If you’re looking for your low risk WR3 who has massive upside, look no further than Crabtree in the 8th. Currently going around 77th overall, expect him to far out perform those around him. With a lack of proven performers around him, Crabtree should factor in heavily in targets; I expect him to hit the 120 mark, collecting around 70 receptions and 750 yards while seeing the end-zone around 9-11 times. If he can carve out the 140 target range, he’s a high end WR2 with a very manageable floor.
We’ve been pounding the Devante Parker drum pretty loudly in the debate between Parker or Stills, but overlooked in all of this is that someone is going to play in the slot, and its not likely to be either of those players. Albert Wilson was our early favorite to absorb a lot of the targets Landry vacated from that position, especially given the contract he was handed in the off season (3 years, 24 million). Now, it’s looking like that may not be the case.
In a recent article by Armando Salguero of the Miami Herald, there are signs that Albert Wilson isn’t getting the kind of attention with the starters that many of us expected he would. Currently, Danny Amendola has been playing with the team’s ones in the slot, adding fuel to the fire that he may somehow usurp the starting gig from Wilson.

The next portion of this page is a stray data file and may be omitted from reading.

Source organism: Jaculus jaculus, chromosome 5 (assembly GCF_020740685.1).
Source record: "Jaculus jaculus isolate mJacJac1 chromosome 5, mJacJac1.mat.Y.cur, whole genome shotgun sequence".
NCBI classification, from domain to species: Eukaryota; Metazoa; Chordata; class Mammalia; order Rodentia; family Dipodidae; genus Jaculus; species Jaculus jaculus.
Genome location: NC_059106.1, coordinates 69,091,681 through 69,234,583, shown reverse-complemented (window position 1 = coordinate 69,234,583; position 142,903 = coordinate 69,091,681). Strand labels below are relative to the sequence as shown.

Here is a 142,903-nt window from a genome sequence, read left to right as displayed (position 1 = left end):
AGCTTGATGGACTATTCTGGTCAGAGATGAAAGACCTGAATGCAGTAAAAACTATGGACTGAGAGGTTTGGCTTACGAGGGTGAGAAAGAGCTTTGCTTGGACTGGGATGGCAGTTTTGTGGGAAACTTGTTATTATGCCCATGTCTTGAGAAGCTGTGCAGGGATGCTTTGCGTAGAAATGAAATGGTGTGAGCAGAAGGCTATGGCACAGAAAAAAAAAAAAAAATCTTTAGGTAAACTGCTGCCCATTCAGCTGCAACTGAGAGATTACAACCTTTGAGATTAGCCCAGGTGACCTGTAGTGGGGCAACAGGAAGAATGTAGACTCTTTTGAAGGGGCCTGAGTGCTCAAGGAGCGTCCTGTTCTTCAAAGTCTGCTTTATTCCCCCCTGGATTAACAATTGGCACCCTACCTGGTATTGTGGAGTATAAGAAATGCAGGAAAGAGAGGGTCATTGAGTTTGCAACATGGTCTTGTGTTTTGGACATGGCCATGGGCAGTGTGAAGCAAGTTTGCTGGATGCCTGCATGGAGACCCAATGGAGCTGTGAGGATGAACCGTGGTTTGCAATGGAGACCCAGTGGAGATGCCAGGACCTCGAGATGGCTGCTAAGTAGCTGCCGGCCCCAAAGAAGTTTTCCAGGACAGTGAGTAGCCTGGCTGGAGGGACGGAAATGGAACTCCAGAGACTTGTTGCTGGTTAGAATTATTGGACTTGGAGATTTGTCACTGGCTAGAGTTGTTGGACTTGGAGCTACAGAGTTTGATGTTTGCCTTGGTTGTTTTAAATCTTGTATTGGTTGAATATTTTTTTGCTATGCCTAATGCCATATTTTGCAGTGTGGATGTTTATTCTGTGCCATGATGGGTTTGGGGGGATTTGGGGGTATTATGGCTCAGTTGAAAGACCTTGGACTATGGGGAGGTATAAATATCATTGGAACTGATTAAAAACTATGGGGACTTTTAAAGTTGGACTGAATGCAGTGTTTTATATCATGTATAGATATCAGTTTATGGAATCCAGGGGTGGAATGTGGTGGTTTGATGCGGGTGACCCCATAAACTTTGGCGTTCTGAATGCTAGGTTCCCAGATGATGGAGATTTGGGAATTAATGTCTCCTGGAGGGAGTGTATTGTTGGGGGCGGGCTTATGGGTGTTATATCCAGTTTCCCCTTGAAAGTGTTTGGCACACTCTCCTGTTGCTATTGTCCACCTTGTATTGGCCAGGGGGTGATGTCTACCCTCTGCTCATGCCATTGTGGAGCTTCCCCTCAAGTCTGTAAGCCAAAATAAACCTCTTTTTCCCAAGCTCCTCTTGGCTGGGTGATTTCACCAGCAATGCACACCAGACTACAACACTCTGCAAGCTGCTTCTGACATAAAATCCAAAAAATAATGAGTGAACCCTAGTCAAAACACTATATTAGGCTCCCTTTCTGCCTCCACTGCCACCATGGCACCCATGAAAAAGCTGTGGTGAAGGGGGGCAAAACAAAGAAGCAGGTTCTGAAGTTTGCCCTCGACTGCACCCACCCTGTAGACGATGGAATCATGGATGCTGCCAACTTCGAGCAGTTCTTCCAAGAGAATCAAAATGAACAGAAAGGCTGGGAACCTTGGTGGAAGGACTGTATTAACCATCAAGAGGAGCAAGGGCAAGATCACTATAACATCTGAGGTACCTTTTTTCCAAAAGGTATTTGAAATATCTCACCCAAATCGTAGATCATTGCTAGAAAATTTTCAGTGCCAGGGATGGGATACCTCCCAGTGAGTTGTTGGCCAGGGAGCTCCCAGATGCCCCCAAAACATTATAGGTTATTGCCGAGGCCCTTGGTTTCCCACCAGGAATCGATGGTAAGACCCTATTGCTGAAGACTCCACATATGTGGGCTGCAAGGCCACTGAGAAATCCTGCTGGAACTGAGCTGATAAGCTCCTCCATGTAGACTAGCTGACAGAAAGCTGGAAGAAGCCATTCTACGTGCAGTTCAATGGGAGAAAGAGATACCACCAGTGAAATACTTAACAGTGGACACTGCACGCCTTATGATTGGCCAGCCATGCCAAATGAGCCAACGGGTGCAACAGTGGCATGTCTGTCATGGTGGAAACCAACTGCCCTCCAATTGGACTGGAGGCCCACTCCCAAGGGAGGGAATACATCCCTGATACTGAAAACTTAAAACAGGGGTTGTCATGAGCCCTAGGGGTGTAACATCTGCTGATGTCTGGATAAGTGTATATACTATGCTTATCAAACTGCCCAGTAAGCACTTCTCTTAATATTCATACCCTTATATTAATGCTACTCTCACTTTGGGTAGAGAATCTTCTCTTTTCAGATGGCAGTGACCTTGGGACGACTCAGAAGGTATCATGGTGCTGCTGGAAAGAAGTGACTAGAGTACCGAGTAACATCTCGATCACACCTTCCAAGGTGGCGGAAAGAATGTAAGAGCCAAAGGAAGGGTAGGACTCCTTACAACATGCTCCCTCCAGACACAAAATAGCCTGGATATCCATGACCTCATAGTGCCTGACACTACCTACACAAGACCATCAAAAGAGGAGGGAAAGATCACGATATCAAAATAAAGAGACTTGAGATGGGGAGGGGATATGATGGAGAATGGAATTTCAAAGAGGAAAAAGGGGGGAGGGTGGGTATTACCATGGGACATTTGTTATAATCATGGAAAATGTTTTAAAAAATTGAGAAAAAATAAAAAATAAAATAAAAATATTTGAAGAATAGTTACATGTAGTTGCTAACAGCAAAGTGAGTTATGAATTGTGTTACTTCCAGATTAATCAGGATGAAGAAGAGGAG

How Miami intends to use it’s 4 wide outs remains a mystery, and with the money they handed out for both guys, it’s an interesting camp battle to watch. While we still think Wilson is the guy to target late in drafts, don’t sleep on Amendola as a potential break out.
Whoever wins that job out of camp is in line for 100+ targets, and that’s nothing to sneeze at as late as both guys are going.
It’s rare that a player with as much talent as John Brown has struggles as much as he has to stick with an NFL team. Of course, it can largely be attributed to his ongoing health issues as he continues to deal with a sickle-cell trait. But what John Brown provides this year is a prime example of a post hype breakout candidate.
The news out of Baltimore is mostly positive, as explained most recently in a tweet by The Athletic-Baltimore senior writer Jeff Zrebic in a tweet on Saturday 7/28.
Breshad Perriman also had a nice practice. Beat Humphrey deep on one play. Made several other plays. John Brown continues to stand out among WRS.
— Jeff Zrebiec (@jeffzrebiec) July 28, 2018
While every off season program has it’s fair share of pump-the-tires hyperbole, it’s far from surprising given the flashes we’ve seen from Brown in the past. It wasn’t long ago that the former Cardinals receiver posted 65 receptions on 101 targets for over 1,000 yards and 7 TDs. The fantasy community was ready to pounce in 2016, with his ADP at the time creeping into the late stages of the 7th round.